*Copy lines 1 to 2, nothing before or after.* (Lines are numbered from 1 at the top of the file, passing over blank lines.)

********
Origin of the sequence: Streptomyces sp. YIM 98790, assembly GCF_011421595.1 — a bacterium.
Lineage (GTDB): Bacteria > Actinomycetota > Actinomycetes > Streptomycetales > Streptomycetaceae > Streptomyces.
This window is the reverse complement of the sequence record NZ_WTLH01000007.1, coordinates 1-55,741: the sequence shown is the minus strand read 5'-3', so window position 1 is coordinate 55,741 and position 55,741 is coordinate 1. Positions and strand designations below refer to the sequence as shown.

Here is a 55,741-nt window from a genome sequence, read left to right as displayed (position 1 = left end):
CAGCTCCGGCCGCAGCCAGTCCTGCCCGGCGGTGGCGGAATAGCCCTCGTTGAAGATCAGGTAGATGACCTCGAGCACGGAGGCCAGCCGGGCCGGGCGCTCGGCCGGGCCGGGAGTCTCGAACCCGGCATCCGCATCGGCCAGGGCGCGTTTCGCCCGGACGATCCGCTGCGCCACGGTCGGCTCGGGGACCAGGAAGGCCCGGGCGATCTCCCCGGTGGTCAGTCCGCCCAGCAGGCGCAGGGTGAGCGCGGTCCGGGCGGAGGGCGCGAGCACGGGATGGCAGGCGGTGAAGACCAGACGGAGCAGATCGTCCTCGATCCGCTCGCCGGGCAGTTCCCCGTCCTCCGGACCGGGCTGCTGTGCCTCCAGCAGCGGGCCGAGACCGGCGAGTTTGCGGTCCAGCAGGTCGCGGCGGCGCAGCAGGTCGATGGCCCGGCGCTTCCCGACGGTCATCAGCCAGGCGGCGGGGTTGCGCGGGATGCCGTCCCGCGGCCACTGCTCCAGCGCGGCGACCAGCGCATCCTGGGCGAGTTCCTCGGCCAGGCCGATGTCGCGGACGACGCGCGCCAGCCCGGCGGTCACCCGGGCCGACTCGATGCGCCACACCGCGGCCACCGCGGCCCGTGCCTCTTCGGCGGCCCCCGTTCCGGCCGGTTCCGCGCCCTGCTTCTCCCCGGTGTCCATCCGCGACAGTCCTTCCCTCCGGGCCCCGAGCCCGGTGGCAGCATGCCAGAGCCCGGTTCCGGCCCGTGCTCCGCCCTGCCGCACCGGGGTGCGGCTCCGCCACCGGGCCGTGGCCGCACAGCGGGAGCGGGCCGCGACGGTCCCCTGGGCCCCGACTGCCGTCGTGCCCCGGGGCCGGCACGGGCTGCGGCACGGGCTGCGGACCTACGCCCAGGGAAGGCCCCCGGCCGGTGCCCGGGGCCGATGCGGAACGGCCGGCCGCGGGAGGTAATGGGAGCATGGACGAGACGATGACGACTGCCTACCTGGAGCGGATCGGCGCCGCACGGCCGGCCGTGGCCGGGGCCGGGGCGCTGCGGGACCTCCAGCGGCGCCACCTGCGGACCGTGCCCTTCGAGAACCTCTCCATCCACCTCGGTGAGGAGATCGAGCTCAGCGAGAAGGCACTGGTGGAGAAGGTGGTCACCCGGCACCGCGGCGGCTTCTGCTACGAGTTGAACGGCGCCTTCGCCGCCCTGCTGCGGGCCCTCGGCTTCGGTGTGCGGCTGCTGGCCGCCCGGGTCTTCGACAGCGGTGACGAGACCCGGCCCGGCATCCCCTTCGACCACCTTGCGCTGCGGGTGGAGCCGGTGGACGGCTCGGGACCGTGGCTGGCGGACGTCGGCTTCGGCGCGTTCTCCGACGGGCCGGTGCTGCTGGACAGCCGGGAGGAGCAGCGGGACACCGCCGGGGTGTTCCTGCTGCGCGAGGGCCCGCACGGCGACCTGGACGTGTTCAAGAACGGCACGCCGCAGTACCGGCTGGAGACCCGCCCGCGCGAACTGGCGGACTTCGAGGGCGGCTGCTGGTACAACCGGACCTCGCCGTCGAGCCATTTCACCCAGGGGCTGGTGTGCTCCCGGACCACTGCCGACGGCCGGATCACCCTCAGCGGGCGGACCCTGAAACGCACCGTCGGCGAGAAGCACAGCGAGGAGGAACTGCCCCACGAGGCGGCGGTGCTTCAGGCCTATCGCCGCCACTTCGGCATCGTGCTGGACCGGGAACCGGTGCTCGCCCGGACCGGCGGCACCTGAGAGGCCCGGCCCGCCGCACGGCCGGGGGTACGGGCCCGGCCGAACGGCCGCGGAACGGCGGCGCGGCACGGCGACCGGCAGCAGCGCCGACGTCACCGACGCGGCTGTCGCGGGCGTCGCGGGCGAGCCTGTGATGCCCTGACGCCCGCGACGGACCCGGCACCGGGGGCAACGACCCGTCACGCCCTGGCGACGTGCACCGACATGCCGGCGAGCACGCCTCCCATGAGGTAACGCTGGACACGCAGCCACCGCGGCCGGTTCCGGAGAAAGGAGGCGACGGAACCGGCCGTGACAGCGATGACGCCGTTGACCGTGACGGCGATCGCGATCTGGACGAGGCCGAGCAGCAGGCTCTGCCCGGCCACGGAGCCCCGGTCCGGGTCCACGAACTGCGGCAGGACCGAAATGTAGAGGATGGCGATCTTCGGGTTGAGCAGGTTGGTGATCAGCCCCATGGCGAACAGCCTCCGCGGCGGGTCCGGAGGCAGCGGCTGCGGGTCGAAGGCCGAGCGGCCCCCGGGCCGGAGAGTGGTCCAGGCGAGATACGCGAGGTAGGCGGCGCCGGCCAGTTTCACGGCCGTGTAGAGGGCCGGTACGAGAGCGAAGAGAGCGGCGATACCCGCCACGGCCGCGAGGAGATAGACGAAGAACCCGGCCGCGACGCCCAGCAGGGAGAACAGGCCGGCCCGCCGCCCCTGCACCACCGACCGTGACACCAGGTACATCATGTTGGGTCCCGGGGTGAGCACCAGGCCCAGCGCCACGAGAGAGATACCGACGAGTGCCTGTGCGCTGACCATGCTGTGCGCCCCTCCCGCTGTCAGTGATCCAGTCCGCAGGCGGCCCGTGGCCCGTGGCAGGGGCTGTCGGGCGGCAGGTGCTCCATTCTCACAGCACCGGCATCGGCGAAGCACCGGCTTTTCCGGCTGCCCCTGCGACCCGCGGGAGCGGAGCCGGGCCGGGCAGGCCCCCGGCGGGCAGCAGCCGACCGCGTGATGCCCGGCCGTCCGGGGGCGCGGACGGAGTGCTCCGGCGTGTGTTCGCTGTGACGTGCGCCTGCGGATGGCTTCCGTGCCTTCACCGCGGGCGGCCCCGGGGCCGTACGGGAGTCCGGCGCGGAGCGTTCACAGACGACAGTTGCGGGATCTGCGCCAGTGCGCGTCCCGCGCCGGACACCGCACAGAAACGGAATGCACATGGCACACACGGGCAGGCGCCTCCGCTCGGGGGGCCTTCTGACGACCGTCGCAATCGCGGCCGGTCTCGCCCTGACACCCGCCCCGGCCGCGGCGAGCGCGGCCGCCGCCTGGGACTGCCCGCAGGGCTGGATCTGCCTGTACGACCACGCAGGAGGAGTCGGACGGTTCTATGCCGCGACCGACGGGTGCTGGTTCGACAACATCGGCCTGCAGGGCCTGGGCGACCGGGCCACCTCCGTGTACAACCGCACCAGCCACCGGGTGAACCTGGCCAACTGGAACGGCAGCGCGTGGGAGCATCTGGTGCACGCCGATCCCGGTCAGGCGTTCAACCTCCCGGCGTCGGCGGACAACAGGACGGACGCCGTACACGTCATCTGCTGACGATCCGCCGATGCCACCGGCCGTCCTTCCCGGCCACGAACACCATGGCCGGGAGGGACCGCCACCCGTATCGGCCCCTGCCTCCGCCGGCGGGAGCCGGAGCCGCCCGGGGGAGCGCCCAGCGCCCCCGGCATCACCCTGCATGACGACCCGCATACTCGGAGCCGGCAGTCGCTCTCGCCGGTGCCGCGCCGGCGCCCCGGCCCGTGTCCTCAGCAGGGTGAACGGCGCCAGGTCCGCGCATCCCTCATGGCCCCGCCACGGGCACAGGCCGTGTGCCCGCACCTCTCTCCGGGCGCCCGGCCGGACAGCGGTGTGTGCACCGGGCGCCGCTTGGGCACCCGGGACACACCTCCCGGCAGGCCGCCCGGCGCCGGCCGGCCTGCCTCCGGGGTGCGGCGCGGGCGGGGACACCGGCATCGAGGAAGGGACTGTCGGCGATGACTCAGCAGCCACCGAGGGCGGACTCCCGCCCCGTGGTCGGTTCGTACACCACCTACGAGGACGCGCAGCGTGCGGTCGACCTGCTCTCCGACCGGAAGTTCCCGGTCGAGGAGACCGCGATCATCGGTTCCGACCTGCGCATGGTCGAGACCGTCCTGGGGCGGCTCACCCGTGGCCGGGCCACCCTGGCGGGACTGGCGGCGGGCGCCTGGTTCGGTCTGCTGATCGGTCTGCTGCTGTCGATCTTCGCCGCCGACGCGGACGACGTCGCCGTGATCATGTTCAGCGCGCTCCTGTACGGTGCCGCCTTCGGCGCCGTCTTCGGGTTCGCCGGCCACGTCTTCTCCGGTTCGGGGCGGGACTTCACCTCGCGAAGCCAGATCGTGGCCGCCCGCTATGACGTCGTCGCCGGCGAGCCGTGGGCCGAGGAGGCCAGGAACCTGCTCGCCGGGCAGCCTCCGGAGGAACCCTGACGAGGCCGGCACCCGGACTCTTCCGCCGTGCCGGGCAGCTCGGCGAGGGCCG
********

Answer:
Origin of the sequence: Streptomyces sp. YIM 98790, assembly GCF_011421595.1 — a bacterium.
Lineage (GTDB): Bacteria > Actinomycetota > Actinomycetes > Streptomycetales > Streptomycetaceae > Streptomyces.